Stores would purchase the gear on their own, though Motukuri says the company can refer customers to installers. The full bill, for cameras, shelves, and installation, will run about $20,000 to $25,000, he estimates. Stores also pay a monthly fee based on square footage and sales volume for Zippin’s image recognition and inventory tracking service—which is how the company makes money.
Speaking of “bodega,” I reminded Motukuri about the startup that once went by that name. It promised to replace traditional stores with a vending machine model, and triggered an outpouring of rage against this assault on the neighborhood institution. “I think this would definitely help them drive up their sales,” says Motukuri, about traditional markets. “For most stores, the biggest problem is that they have a small [time] window where there’s a significant amount of traffic, and they don’t have enough people to serve those customers.”
Motukuri hews to the popular claim that AI will change jobs, rather than eliminate them. “Most people who are standing in one place and scanning the products–doing nothing else–can actually move on to provide better customer service . . . help customers find the product that they need.” (Like rivals, Zippin’s system provides automated inventory tracking for store owners, as well.)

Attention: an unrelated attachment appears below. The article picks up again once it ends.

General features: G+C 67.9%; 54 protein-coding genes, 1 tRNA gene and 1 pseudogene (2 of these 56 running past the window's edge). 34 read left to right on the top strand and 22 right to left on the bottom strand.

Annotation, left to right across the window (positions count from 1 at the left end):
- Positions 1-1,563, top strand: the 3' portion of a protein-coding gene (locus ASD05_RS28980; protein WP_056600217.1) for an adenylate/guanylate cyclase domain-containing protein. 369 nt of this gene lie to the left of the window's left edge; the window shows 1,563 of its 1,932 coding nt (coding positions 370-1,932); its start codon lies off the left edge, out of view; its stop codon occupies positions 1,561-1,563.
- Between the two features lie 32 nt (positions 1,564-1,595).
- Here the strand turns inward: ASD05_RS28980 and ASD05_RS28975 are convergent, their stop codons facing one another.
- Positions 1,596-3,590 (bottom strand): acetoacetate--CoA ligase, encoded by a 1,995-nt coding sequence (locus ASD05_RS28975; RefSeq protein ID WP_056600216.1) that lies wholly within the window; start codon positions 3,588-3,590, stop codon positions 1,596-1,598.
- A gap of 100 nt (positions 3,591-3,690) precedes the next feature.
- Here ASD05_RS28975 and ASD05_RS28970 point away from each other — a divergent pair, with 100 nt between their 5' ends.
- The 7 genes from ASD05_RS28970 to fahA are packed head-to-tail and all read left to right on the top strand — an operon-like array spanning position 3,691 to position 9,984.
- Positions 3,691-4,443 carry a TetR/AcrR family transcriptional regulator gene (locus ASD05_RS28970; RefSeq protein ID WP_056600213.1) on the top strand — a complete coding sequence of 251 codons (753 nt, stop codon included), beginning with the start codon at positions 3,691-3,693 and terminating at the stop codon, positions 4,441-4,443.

Opening a full, functioning store is a big move for Amazon Go rivals. Amazon itself has only two stores at the moment–both in Seattle–although it has confirmed plans to move to other cities, including San Francisco and Chicago.
But Zippin’s store is a prototype, meant to showcase the technology for potential clients and investors, not to turn a profit. Zippin is ultimately in the business of selling tech to other people’s stores. The company has so far attracted $3 million in seed investment from Maven Ventures, Core Ventures Group, Pear Ventures, Expansion VC, and Montage Ventures. Motukuri won’t say if the company has inked any deals with stores, or chains of stores, to implement the technology.
Thus Standard Cognition remains the only such automated checkout company to announce an actual deal–to outfit up to 3,000 convenience stores in Japan by summer 2020. Standard Cognition will start with its own demo store in Japan, but not until 2019. So Zippin stands out as the first opportunity for the public to see if anyone other than Amazon can pull off the promise of line-free robo shopping.
This article has been updated.